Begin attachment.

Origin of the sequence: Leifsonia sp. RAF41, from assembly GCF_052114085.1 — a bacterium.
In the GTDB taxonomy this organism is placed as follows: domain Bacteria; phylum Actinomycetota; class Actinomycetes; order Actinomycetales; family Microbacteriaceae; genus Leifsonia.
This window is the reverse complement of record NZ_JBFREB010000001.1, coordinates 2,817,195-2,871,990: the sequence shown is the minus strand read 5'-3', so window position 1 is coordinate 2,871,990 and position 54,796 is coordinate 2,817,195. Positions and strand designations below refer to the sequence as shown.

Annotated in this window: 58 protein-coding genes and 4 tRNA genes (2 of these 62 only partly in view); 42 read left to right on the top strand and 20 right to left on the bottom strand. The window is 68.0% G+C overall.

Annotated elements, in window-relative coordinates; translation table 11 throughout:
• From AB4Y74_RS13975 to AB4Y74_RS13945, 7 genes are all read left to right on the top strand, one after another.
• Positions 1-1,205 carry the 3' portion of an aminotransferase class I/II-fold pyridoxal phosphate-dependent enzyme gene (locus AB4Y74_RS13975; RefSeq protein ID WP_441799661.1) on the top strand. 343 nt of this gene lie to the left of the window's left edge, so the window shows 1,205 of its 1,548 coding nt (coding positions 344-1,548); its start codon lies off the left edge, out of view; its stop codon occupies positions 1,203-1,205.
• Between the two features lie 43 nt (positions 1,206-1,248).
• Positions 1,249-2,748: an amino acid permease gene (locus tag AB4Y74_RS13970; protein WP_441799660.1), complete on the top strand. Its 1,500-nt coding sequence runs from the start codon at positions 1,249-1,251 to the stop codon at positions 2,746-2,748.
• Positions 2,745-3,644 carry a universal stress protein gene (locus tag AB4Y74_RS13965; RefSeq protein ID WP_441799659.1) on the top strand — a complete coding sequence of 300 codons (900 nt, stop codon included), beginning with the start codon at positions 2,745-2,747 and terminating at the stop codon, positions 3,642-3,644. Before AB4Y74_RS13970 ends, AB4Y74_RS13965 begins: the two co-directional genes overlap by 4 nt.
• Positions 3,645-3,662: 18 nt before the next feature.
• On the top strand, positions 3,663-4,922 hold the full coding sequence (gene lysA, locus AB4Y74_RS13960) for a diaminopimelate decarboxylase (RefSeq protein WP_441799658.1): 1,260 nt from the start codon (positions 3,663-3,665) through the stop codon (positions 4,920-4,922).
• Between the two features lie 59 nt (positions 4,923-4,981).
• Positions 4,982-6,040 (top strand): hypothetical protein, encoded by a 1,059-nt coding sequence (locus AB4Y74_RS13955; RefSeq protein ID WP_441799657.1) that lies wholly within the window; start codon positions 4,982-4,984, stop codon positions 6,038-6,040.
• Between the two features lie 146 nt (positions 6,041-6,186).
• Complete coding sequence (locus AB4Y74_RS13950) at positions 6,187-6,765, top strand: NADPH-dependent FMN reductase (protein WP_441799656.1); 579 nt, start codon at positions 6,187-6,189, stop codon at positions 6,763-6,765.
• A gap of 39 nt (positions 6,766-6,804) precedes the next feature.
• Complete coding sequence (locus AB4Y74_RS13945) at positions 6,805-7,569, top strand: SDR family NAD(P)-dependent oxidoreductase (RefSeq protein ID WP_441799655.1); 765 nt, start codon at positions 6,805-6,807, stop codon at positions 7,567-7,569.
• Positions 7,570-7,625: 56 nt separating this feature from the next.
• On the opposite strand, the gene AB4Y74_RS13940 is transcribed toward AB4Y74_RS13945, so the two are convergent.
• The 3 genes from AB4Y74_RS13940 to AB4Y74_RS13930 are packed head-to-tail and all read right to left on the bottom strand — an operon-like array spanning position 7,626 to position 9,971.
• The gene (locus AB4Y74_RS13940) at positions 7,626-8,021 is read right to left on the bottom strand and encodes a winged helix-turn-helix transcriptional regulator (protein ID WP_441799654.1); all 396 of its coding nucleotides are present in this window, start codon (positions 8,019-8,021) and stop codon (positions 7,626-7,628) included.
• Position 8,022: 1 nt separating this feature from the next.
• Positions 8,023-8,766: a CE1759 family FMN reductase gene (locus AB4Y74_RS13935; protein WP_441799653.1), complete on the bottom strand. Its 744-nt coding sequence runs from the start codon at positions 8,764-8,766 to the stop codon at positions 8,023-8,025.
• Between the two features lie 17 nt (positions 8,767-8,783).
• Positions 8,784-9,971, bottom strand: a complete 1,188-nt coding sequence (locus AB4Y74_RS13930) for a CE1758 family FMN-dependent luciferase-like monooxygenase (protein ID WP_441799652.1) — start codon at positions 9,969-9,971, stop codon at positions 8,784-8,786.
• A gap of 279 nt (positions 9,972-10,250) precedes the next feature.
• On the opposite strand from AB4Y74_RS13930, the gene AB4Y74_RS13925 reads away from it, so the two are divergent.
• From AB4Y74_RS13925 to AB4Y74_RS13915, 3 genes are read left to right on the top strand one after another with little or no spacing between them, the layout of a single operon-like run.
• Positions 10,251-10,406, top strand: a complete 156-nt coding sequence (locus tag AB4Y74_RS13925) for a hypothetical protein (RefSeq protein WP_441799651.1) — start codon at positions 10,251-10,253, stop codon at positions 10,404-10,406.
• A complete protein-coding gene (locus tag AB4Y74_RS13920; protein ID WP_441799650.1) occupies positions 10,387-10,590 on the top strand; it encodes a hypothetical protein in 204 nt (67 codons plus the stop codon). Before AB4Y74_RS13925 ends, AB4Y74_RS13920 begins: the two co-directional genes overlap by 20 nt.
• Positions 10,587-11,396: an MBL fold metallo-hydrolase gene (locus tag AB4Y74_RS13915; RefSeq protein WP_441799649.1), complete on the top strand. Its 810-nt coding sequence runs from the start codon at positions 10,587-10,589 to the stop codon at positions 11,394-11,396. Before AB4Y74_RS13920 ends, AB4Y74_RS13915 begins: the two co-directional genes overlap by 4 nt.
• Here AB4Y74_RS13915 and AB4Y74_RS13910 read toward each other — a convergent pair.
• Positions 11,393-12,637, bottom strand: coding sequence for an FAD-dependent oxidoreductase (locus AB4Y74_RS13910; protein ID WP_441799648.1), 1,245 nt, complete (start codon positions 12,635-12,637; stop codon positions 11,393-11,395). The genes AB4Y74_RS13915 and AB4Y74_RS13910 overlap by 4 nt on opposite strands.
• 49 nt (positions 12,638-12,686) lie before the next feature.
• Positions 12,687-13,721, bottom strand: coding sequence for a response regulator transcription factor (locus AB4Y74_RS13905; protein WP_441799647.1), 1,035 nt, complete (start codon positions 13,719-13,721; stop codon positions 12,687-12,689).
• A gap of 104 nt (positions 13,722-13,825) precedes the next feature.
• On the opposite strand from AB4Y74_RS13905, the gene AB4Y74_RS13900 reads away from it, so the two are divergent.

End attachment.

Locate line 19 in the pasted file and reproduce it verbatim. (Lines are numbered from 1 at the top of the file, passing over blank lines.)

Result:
• Positions 7,570-7,625: 56 nt separating this feature from the next.